Ex-customs inspector James Franklin dies
James G. Franklin was what relatives describe as his family's knight in shining armor.
He was always visiting his two sisters, and his two young nieces looked forward to having him around because he often would arrive with gifts and a wonderful sense of humor that made him the life of any party, they said.
Other words come to mind when Christine Franklin remembers her older brother: stunningly handsome, generous, kind and a lover of animals. "He gave me once a statue of a knight in shining armor," she said. "I told him I didn't need one, I had him."
James Franklin, 62, of Levittown, died Friday at Long Island Jewish Medical Center in New Hyde Park. He was diagnosed with leukemia about two weeks ago and was being treated with chemotherapy.
Franklin, a retired U.S. Customs inspector, loved animals. In 1968, he ran up five flights of stairs into his old fraternity house at Columbia University amid a fire, Christine said, "to save hamsters and several cats."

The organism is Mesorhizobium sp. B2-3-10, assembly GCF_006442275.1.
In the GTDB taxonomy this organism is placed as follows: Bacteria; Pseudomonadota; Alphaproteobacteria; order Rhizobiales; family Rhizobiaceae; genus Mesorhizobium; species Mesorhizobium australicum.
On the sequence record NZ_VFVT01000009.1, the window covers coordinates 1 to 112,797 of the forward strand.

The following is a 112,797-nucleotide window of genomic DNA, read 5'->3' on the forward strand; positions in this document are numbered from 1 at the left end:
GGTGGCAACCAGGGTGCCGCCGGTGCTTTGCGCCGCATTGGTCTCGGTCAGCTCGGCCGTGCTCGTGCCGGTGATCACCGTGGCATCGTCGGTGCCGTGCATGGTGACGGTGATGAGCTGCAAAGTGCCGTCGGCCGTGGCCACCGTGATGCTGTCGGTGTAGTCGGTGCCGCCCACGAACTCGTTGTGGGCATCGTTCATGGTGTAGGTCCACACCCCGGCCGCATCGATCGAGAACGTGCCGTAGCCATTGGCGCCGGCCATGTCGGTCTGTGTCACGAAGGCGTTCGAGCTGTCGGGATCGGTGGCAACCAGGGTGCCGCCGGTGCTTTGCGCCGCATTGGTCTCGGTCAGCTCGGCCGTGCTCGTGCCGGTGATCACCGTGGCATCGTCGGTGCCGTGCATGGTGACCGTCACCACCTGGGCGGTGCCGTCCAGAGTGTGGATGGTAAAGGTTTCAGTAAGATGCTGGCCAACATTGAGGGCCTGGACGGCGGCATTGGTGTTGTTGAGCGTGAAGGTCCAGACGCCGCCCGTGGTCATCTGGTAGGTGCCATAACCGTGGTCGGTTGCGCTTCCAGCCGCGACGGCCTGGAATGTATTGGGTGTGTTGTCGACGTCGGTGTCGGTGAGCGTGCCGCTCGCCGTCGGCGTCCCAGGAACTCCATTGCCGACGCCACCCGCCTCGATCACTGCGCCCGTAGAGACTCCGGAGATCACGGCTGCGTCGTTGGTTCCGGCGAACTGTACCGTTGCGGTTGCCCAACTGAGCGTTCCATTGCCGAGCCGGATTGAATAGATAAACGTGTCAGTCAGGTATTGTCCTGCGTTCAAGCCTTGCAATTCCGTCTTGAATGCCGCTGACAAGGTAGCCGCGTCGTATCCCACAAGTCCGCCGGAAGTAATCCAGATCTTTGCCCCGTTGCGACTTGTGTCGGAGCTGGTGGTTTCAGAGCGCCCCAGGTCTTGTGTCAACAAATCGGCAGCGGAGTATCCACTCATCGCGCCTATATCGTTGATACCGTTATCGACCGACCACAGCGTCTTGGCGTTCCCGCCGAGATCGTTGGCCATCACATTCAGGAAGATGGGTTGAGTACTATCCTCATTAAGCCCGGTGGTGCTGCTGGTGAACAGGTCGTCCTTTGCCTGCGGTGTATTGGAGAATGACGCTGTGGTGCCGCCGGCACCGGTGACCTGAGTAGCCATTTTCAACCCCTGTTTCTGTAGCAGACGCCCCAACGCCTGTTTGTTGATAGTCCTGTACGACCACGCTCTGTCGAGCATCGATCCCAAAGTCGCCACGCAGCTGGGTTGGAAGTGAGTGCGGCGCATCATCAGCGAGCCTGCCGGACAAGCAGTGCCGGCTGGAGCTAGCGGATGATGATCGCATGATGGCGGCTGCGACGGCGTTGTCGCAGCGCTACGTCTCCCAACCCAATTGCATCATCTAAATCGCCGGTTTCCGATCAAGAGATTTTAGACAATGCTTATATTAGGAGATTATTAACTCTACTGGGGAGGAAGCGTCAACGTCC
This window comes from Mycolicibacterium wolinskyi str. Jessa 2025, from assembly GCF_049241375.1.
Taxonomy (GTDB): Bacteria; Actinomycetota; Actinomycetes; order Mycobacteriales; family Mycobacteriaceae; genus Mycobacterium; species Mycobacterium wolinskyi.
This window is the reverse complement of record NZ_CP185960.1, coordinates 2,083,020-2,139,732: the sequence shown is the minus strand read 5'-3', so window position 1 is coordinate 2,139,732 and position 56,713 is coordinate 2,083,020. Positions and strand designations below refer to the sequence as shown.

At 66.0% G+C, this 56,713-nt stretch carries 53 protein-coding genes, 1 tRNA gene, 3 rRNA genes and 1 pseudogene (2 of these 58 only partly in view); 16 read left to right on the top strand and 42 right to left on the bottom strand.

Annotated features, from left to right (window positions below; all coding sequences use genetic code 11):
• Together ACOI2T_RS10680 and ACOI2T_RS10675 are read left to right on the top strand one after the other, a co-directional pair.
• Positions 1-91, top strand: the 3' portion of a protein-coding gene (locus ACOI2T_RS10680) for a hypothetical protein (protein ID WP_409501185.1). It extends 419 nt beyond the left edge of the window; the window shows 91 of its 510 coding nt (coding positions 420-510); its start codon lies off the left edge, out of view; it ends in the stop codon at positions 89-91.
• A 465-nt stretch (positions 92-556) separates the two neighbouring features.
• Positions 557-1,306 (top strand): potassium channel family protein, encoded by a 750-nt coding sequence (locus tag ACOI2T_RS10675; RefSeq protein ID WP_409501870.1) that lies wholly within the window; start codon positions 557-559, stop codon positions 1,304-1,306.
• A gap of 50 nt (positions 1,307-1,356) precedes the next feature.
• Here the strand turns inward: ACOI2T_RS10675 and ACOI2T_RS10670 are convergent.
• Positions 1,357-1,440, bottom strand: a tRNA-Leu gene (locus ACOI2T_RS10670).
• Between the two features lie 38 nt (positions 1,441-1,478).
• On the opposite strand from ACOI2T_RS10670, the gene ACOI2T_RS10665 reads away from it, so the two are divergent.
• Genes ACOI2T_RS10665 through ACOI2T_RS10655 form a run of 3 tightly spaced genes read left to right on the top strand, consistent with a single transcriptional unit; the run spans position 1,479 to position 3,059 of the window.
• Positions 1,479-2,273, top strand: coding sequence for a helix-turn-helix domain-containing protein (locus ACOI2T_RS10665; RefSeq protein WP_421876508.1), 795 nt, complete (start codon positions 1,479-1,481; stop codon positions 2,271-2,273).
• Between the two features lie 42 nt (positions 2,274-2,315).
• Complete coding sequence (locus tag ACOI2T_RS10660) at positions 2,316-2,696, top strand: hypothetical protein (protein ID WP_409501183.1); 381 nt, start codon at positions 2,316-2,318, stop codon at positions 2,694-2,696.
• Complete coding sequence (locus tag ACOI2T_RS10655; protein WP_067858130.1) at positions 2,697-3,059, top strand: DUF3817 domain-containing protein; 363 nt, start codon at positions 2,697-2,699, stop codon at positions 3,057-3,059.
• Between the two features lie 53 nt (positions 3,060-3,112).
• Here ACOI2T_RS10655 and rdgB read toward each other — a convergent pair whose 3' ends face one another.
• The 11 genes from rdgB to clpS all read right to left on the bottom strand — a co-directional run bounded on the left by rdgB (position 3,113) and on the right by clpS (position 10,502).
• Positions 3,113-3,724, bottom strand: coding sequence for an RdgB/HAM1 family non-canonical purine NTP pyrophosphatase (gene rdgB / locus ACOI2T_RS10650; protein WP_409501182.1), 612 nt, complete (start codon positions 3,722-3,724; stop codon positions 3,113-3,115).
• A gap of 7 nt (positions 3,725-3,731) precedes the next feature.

His pets were his children, said Christine, 58, of Malverne. He once adopted a blind pit bull named Joe. "He loved all animals," she said.
Franklin was a regular at the Cedar Creek dog park in Seaford and brought treats for all the canines. Christine said going to the park was the highlight of her brother's day. "Everybody there knew him," she said.
He also was the peacekeeper in the family. If there was a family rift, he'd get both sides to talk to each other.
Sister Mary Franklin-Herlihy of Valley Stream said her daughters Madeline, 17, and Julie, 13, looked forward to spending time with their uncle.
"He was just the most amazing guy. He was the most wonderful person and he cared so much about people," said Julie.
Viewing is Monday from 2 to 5 p.m. and 7 to 9 p.m. at Krauss Funeral Home, Franklin Square. Mass is 9:30 a.m. Tuesday at St. Catherine of Sienna Catholic Church, Franklin Square.